Australia and U.K. Respond to Hong Kong’s New Security Law

China’s new security measure over Hong Kong was signed into law, triggering responses from the U.K. and Australia that impact mobility.

On 30 June, China enacted a sweeping security law over Hong Kong, effectively giving China more control over the region in a move that’s faced backlash from Western countries. President Xi Jinping signed the measure into law, incorporating it into Hong Kong’s constitution. In response to this move, Australia is advising permanent residents in Hong Kong to return to Australia. Additionally, U.K. Prime Minister Boris Johnson on 1 July offered a path to citizenship for Hong Kong residents who hold U.K. passports.

On 28 May, China's National People's Congress voted to draft legislation that gives China more control over the city. Final text of the new law permits China to set up its own national security agency to prosecute cases on Hong Kong soil without being beholden to Hong Kong’s laws. Those found guilty of subversion, secession, foreign interference or terrorism could face life imprisonment.

The governments of the U.S., U.K., Australia and Canada previously released a joint statement expressing “deep concern” over what these countries see as a curtailing of Hong Kong’s liberties. Australia is now advising residents not to travel to Hong Kong. There are nearly 100,000 Australians in Hong Kong, many of whom are likely transferees and their families. Companies will now have to discuss Australia’s travel guidance with their employees, assessing whether they’re comfortable remaining in Hong Kong.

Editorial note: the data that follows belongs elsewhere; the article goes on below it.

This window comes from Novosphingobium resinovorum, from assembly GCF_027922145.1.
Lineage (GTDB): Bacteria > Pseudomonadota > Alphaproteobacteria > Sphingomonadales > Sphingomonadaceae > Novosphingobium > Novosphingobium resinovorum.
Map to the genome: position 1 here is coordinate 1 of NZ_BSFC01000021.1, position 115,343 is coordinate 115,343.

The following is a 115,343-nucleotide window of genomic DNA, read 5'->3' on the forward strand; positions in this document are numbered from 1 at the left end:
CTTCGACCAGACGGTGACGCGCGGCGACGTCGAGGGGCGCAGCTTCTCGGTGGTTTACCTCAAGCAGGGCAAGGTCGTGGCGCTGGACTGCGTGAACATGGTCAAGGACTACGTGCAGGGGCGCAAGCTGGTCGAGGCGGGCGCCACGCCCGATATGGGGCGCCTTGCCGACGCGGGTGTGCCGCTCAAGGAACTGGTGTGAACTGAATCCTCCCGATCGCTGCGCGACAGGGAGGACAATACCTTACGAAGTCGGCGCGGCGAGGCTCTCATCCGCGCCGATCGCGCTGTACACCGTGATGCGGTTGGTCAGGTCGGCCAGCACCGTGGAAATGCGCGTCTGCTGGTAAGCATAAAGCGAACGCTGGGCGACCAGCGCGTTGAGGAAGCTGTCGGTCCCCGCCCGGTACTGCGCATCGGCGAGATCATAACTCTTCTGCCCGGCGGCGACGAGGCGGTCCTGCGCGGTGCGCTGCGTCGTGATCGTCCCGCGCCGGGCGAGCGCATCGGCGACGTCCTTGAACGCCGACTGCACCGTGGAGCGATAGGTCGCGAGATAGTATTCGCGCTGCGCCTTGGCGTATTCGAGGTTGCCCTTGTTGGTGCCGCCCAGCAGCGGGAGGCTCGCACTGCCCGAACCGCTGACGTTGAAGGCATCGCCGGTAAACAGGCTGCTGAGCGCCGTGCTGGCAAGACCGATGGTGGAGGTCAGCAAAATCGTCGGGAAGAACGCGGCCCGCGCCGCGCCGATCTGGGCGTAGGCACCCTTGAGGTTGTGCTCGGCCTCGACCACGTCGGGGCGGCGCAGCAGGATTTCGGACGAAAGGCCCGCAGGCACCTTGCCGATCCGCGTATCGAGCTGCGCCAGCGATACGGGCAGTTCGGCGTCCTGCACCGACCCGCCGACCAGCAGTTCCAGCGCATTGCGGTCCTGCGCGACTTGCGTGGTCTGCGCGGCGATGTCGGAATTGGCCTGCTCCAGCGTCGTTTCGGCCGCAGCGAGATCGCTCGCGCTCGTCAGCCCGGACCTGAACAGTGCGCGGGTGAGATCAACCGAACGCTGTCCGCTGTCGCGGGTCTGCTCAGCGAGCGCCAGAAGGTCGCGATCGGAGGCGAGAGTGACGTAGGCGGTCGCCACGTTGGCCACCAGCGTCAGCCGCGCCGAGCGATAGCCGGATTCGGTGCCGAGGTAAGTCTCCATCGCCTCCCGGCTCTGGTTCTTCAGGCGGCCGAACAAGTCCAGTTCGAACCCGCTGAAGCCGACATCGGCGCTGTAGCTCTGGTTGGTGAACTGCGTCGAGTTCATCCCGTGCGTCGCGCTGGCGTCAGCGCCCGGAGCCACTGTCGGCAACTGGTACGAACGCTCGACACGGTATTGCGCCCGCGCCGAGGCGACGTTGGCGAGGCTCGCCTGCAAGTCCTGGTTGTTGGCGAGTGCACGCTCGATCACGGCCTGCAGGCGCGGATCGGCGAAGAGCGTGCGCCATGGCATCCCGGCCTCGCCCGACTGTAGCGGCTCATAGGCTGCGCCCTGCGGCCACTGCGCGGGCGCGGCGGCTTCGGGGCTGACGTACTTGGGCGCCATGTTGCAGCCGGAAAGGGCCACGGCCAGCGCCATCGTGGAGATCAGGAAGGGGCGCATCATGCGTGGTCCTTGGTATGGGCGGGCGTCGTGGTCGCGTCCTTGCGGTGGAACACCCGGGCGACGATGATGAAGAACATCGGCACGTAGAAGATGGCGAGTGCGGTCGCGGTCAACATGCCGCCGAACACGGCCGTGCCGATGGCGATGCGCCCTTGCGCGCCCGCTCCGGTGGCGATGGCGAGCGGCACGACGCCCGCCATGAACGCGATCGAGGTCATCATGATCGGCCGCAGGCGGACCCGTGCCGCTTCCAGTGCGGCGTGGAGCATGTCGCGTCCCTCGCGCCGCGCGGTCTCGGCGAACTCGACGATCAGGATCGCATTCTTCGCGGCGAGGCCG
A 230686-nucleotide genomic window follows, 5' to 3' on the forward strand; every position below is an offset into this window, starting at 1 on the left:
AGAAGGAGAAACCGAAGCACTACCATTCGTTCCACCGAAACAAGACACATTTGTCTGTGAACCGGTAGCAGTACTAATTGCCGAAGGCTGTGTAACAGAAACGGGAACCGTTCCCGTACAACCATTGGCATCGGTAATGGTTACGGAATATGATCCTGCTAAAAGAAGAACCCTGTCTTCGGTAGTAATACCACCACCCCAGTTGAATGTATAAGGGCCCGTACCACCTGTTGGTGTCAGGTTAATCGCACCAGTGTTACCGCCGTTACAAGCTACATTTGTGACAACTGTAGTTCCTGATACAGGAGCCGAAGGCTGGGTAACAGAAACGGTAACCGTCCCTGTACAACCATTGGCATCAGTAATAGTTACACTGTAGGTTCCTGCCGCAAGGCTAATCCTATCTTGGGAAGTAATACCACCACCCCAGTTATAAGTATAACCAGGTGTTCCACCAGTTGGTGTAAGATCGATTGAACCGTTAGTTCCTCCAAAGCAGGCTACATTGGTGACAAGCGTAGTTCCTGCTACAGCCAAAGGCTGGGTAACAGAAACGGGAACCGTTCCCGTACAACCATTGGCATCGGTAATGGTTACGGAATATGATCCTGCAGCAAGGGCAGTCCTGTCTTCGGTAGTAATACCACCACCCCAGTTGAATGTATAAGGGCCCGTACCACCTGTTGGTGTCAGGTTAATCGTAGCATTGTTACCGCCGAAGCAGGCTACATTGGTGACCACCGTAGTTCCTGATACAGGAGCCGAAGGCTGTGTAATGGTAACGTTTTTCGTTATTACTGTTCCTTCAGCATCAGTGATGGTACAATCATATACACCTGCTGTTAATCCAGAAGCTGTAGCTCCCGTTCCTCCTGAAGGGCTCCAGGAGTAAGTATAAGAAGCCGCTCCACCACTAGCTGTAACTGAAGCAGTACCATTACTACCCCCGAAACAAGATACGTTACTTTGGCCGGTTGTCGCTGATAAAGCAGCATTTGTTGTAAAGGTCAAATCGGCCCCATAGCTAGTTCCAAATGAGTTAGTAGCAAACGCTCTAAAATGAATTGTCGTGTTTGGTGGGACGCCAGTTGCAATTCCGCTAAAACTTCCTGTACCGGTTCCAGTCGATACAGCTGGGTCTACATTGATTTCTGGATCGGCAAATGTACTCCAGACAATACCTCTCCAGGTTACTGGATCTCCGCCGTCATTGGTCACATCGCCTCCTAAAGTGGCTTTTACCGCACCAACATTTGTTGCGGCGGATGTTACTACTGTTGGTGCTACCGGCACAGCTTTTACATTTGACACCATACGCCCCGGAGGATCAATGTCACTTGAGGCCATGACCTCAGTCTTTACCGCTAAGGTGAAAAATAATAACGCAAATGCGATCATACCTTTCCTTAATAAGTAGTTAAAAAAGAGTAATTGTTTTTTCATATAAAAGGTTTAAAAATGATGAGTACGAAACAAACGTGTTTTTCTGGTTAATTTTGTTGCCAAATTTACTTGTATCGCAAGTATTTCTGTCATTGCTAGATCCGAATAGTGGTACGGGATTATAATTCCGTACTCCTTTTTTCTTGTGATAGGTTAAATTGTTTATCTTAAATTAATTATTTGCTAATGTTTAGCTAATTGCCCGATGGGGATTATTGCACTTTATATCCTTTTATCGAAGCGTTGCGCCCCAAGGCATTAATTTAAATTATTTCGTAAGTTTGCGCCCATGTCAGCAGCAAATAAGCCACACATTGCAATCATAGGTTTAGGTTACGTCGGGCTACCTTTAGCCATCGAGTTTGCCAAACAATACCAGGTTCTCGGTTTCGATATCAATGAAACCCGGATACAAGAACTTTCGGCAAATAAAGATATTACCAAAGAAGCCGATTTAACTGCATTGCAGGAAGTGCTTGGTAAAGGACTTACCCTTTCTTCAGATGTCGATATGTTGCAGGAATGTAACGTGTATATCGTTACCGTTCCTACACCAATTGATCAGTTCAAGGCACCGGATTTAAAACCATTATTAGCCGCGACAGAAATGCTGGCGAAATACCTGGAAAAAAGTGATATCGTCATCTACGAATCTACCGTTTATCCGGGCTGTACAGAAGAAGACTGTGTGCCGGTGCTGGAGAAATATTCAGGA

The U.K. also responded to these national security measures by offering the 350,000 Hong Kong residents holding U.K. passports a path to settle in the U.K. and later receive citizenship. Holders of the British National Overseas Passport and their dependents will be granted the right to remain in the U.K. to live, work, and study for five years. After five years, they will be eligible to apply for settled status and then citizenship after a year. British National Overseas Passport holders in Hong Kong may also travel to the U.K. immediately, and will not face salary thresholds to gain visas.

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How This Impacts Mobility

Hong Kong is an important global financial center with a population of over seven million people, a host to many multinationals and a frequent destination for expats. Hong Kong’s autonomy is likely to be a critical issue for workforce talent mobility and the global economy as we look ahead. The U.K.’s and Australia’s decisions will likely have a significant impact on those living or working in Hong Kong or those seeking citizenship elsewhere due to these security measures. Should any member have questions about this development, please reach out to Worldwide ERC®’s Vice President of Government Affairs, Rebecca Peters at rpeters@worldwideerc.org.

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